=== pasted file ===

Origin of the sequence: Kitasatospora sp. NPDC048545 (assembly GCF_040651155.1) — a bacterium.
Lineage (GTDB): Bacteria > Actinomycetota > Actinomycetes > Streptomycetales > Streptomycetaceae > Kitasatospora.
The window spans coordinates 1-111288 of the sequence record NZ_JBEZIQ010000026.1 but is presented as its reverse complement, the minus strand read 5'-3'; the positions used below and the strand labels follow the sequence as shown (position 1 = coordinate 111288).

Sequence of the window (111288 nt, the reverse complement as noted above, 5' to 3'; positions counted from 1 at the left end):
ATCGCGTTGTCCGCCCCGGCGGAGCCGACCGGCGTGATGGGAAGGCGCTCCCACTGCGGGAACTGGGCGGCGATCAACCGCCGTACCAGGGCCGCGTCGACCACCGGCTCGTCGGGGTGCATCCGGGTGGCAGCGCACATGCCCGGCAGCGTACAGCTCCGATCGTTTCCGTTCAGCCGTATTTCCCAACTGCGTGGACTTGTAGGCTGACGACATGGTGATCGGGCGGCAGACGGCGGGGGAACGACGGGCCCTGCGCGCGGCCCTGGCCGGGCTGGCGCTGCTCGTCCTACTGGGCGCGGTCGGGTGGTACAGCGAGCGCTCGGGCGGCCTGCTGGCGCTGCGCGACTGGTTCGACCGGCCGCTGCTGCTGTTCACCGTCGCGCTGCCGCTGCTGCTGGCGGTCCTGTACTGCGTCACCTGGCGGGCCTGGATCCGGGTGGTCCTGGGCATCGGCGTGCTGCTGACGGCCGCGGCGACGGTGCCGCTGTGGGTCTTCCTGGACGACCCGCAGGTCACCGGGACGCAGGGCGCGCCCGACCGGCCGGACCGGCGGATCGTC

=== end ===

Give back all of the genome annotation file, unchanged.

Origin of the sequence: Kitasatospora sp. NPDC048545 (assembly GCF_040651155.1) — a bacterium.
Lineage (GTDB): Bacteria > Actinomycetota > Actinomycetes > Streptomycetales > Streptomycetaceae > Kitasatospora.
The window spans coordinates 1-111288 of the sequence record NZ_JBEZIQ010000026.1 but is presented as its reverse complement, the minus strand read 5'-3'; the positions used below and the strand labels follow the sequence as shown (position 1 = coordinate 111288).

Sequence of the window (111288 nt, the reverse complement as noted above, 5' to 3'; positions counted from 1 at the left end):
ATCGCGTTGTCCGCCCCGGCGGAGCCGACCGGCGTGATGGGAAGGCGCTCCCACTGCGGGAACTGGGCGGCGATCAACCGCCGTACCAGGGCCGCGTCGACCACCGGCTCGTCGGGGTGCATCCGGGTGGCAGCGCACATGCCCGGCAGCGTACAGCTCCGATCGTTTCCGTTCAGCCGTATTTCCCAACTGCGTGGACTTGTAGGCTGACGACATGGTGATCGGGCGGCAGACGGCGGGGGAACGACGGGCCCTGCGCGCGGCCCTGGCCGGGCTGGCGCTGCTCGTCCTACTGGGCGCGGTCGGGTGGTACAGCGAGCGCTCGGGCGGCCTGCTGGCGCTGCGCGACTGGTTCGACCGGCCGCTGCTGCTGTTCACCGTCGCGCTGCCGCTGCTGCTGGCGGTCCTGTACTGCGTCACCTGGCGGGCCTGGATCCGGGTGGTCCTGGGCATCGGCGTGCTGCTGACGGCCGCGGCGACGGTGCCGCTGTGGGTCTTCCTGGACGACCCGCAGGTCACCGGGACGCAGGGCGCGCCCGACCGGCCGGACCGGCGGATCGTC